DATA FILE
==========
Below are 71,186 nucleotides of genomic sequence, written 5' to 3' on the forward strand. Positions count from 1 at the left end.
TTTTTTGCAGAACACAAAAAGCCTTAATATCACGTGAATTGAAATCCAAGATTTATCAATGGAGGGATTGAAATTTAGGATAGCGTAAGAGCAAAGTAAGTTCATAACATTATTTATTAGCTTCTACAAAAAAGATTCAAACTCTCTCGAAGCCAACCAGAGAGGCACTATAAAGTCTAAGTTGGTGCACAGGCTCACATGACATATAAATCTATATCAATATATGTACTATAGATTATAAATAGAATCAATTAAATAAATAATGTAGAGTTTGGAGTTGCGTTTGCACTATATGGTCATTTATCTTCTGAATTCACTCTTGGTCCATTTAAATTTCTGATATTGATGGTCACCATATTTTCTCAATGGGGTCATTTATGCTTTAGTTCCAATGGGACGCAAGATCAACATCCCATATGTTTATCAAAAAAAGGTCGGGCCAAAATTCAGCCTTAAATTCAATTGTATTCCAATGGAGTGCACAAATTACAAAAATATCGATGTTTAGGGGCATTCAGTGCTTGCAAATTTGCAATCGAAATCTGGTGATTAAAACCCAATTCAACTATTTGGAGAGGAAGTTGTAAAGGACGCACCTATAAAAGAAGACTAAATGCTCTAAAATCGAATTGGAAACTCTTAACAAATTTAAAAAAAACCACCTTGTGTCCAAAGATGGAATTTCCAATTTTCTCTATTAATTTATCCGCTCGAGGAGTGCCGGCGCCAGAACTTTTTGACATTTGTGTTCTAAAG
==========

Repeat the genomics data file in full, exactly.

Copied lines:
Below are 71,186 nucleotides of genomic sequence, written 5' to 3' on the forward strand. Positions count from 1 at the left end.
TTTTTTGCAGAACACAAAAAGCCTTAATATCACGTGAATTGAAATCCAAGATTTATCAATGGAGGGATTGAAATTTAGGATAGCGTAAGAGCAAAGTAAGTTCATAACATTATTTATTAGCTTCTACAAAAAAGATTCAAACTCTCTCGAAGCCAACCAGAGAGGCACTATAAAGTCTAAGTTGGTGCACAGGCTCACATGACATATAAATCTATATCAATATATGTACTATAGATTATAAATAGAATCAATTAAATAAATAATGTAGAGTTTGGAGTTGCGTTTGCACTATATGGTCATTTATCTTCTGAATTCACTCTTGGTCCATTTAAATTTCTGATATTGATGGTCACCATATTTTCTCAATGGGGTCATTTATGCTTTAGTTCCAATGGGACGCAAGATCAACATCCCATATGTTTATCAAAAAAAGGTCGGGCCAAAATTCAGCCTTAAATTCAATTGTATTCCAATGGAGTGCACAAATTACAAAAATATCGATGTTTAGGGGCATTCAGTGCTTGCAAATTTGCAATCGAAATCTGGTGATTAAAACCCAATTCAACTATTTGGAGAGGAAGTTGTAAAGGACGCACCTATAAAAGAAGACTAAATGCTCTAAAATCGAATTGGAAACTCTTAACAAATTTAAAAAAAACCACCTTGTGTCCAAAGATGGAATTTCCAATTTTCTCTATTAATTTATCCGCTCGAGGAGTGCCGGCGCCAGAACTTTTTGACATTTGTGTTCTAAAG